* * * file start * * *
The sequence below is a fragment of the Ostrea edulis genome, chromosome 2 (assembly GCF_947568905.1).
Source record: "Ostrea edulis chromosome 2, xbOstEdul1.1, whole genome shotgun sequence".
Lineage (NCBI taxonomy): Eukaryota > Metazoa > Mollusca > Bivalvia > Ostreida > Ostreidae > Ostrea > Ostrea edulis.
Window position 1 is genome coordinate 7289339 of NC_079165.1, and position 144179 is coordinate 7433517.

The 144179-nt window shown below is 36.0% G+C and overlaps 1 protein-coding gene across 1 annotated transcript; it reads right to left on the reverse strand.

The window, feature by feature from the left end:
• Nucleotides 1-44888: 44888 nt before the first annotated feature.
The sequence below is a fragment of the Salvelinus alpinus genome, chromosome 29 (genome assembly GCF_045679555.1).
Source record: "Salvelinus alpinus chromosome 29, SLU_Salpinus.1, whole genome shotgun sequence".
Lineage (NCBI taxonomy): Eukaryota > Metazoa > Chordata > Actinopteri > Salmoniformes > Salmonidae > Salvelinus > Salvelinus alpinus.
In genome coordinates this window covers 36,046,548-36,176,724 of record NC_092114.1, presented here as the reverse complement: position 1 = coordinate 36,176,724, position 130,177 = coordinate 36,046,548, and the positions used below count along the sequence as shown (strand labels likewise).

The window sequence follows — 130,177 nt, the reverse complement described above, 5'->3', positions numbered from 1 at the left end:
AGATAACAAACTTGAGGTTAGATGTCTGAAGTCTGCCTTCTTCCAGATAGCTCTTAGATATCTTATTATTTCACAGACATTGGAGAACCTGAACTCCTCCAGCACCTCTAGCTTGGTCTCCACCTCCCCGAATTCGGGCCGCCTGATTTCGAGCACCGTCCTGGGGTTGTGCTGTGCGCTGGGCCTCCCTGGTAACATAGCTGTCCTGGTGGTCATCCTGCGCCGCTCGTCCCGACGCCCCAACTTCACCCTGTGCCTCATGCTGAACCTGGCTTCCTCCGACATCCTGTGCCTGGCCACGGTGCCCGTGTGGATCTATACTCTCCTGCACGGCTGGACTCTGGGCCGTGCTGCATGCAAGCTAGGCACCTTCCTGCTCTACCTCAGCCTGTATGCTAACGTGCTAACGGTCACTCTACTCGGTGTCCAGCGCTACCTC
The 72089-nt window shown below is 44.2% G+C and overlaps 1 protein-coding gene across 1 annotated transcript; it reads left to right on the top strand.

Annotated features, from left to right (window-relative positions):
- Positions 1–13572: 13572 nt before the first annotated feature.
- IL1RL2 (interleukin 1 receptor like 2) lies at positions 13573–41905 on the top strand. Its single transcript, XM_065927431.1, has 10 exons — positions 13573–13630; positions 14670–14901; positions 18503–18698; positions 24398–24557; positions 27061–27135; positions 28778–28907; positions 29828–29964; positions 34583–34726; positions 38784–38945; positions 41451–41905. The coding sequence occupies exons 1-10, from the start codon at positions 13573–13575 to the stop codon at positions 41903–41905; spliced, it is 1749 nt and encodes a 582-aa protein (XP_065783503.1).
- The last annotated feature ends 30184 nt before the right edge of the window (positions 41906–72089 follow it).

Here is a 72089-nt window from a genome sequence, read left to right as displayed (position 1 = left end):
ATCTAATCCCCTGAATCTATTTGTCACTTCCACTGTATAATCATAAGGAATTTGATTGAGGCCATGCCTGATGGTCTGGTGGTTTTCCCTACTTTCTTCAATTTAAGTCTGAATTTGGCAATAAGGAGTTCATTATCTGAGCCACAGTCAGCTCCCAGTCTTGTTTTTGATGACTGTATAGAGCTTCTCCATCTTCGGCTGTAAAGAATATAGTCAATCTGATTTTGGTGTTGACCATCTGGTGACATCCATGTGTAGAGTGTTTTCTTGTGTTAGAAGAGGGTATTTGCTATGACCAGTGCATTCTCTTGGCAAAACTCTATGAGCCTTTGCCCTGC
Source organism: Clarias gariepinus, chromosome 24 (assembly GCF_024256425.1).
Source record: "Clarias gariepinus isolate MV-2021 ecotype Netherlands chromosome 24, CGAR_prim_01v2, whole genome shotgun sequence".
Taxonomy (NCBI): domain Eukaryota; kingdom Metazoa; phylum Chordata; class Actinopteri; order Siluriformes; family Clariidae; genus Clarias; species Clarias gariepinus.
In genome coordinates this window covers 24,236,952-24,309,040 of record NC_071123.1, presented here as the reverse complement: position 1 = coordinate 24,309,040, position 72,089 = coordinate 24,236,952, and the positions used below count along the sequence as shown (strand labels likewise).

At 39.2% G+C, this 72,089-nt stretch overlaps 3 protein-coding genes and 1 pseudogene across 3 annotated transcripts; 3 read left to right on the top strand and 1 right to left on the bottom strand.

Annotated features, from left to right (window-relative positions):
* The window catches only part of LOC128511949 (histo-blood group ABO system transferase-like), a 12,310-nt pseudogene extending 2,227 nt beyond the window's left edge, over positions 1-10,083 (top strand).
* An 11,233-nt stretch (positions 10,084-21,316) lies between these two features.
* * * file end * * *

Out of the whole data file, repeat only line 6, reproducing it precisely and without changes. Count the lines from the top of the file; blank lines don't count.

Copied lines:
The window, feature by feature from the left end: